However, there are also more subtle ways of doing the deed, and one of them is to just write those you don't particularly care about completely out of whatever momentous topics you are covering. This can be done for a purpose, or just through a natural process of forgetting. The sting being that whoever has been forgotten will then understand just how little they really meant.
Perhaps you might recall the original editor of the Sierra Madre Patch, John Stephens. He was the founder of our hyperlocal (so-called) outlet of the vast Aol empire of Patches, running the place for about a year. Then one fine day he was plucked from this comparative obscurity and whisked off to a far grander stage in New York City, where he was ensconced as the "Trends Editor" for the Huffington Post. Which is also an Aol property, albeit one of far greater importance in this world of woe since it has exponentially more readers and actually turns a profit.
However, John's departure was apparently an imperfect joy for him. Despite the sunnier career prospects and, I suspect, better pay, John did claim to have some regrets. And he expressed them in the following passages of this October 28, 2011 Patch article entitled, "A Farewell to Sierra Madre" (click here).
While writing today's look back over the past year, noting both the successes and challenges I've had along the way, I'm met with a stark reminder not of any particular story, but of the personal connections I've made in my time editing this site.
Without your willingness to share your most personal stories, make introductions and invite me into your businesses and homes, none of this would have ever been possible. I am eternally grateful to every single resident of Sierra Madre for the opportunity to be a part of this wonderful community.
So it is not without a considerable amount of sadness that I announce I will be leaving my post as editor of Sierra Madre Patch, effective Friday, Nov. 4. Recently, the call came from what I won't call greener, but certainly other pastures, and I will soon be packing my pen and recorder, bound for New York City where I have taken a new position as The Huffington Post's Trends Editor.
Looking out my window at the mountains above Sierra Madre Canyon, I can't help but reflect back on the last four years of my life spent covering this foothill village and the wonderful people who, like me, have been lucky enough to call it home. Then a deer walks by my front door - the same proud buck I see nearly every day - and I say to myself, "You're moving where?"
It goes on like that for a bit more.
So you'd think that at The Huffington Post its new Trends Editor would note this fondly remembered past as part of the short biography that accompanies his tag box (click here). Certainly Sierra Madre would figure prominently in a brief history of John's accomplishments, right? Well, apparently not. Far be it from my sunny self to be the bearer of melancholy news, but it appears that we are less than remembered.
John Stephens is the Trends Editor at The Huffington Post. He comes to New York by way of Los Angeles, where he worked in book publishing, as a freelance journalist and as the Managing Editor of a group of weekly newspapers in and around Pasadena.
Well, there you have it. No Sierra Madre, no Patch, no proud buck walking past the front door. Less than 3 months later and all of that has either been forgotten, or buried for being a little too embarrassingly trite for so cosmopolitan a venue.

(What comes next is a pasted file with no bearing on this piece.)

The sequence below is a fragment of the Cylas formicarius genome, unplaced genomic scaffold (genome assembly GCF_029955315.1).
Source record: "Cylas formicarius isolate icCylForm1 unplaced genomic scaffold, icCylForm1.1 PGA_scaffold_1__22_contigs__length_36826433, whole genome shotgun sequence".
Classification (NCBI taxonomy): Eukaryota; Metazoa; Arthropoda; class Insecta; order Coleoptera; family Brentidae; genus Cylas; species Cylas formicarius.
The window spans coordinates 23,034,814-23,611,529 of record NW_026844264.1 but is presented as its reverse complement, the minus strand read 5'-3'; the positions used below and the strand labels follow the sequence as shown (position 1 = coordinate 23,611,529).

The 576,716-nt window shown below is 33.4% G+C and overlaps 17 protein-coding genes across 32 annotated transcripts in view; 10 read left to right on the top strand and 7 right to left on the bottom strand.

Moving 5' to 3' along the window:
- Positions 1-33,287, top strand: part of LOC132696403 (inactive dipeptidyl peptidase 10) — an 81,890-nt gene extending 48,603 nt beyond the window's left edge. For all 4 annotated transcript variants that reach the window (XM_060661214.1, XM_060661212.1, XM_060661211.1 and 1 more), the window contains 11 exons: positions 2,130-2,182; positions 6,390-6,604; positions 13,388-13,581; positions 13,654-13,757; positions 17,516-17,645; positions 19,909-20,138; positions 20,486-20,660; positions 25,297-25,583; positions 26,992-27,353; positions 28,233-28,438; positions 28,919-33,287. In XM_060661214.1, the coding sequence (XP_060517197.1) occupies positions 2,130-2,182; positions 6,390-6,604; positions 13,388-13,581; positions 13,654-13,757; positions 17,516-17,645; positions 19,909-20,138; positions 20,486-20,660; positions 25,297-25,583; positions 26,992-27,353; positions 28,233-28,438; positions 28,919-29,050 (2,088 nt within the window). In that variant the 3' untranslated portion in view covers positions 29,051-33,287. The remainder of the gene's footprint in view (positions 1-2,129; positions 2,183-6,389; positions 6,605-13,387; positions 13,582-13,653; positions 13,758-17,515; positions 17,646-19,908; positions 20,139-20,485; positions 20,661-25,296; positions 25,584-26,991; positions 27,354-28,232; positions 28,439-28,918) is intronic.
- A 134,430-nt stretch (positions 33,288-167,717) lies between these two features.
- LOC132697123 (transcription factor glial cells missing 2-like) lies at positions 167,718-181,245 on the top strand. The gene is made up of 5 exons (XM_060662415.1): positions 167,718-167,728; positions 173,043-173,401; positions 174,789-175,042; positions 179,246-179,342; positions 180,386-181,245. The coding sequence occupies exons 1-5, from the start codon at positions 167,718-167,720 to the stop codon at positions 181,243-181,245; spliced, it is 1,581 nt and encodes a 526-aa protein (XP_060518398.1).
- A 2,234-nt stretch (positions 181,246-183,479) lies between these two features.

Ain't that just the way.
Some great language we need to incorporate in the fight to save Measure V
There is just some wonderful stuff to be found in the article "One Bay Area Plan Called 'Social Engineering'" (click here), which can be found in a recent edition of a Bay Area publication known as The Independent News. Here are a few passages that excite and delight:
A group of individuals opposed to the "One Bay Area" plan demanded that the entire process be stopped and started over. One Bay Area would provide a framework for the development of the Bay Area over the next 25 years. MTC and ABAG are leading the effort.
Speakers tried to disrupt the meeting held last Wednesday in Dublin by waving signs and shouting. They called the plan an attempt at "social engineering by manipulating communities."
ABAG, which is the Bay Area equivalent of our equally delightful SCAG (still #1 in the ugly acronym category as far as I'm concerned), is trying to pull off the same SB 375 high density planning schemes we are currently being accosted with here. And just like we saw here last Thursday evening, people are not very happy about it.
Many called the process a sham because they said the public is left to make only minor decisions. "All of the most important decisions on this subject have all been made. They've been made by big developers and high-density growth advocacy groups. We were not at the table when all of those decisions were made," said Berkeley resident Doug Buckwald.
"A lot of this plan involves a loss of property rights," was a complaint voiced by more than one speaker. Others argued that the series of meetings were set up to achieve the results the leaders wanted to hear.
It looks like it is happening everywhere. Here is my favorite passage in the article. Check this out:
The opponents of the plan said they want to let the free market determine where and what type of housing would be built. One man stood up and shouted, "If we need stack and pack housing because there's a sufficient market for it, and people are willing to pay for it, it will get built without your intervention."
What a great way to phrase it. Stack and pack.
We certainly don't need any "stack and pack" development in Sierra Madre.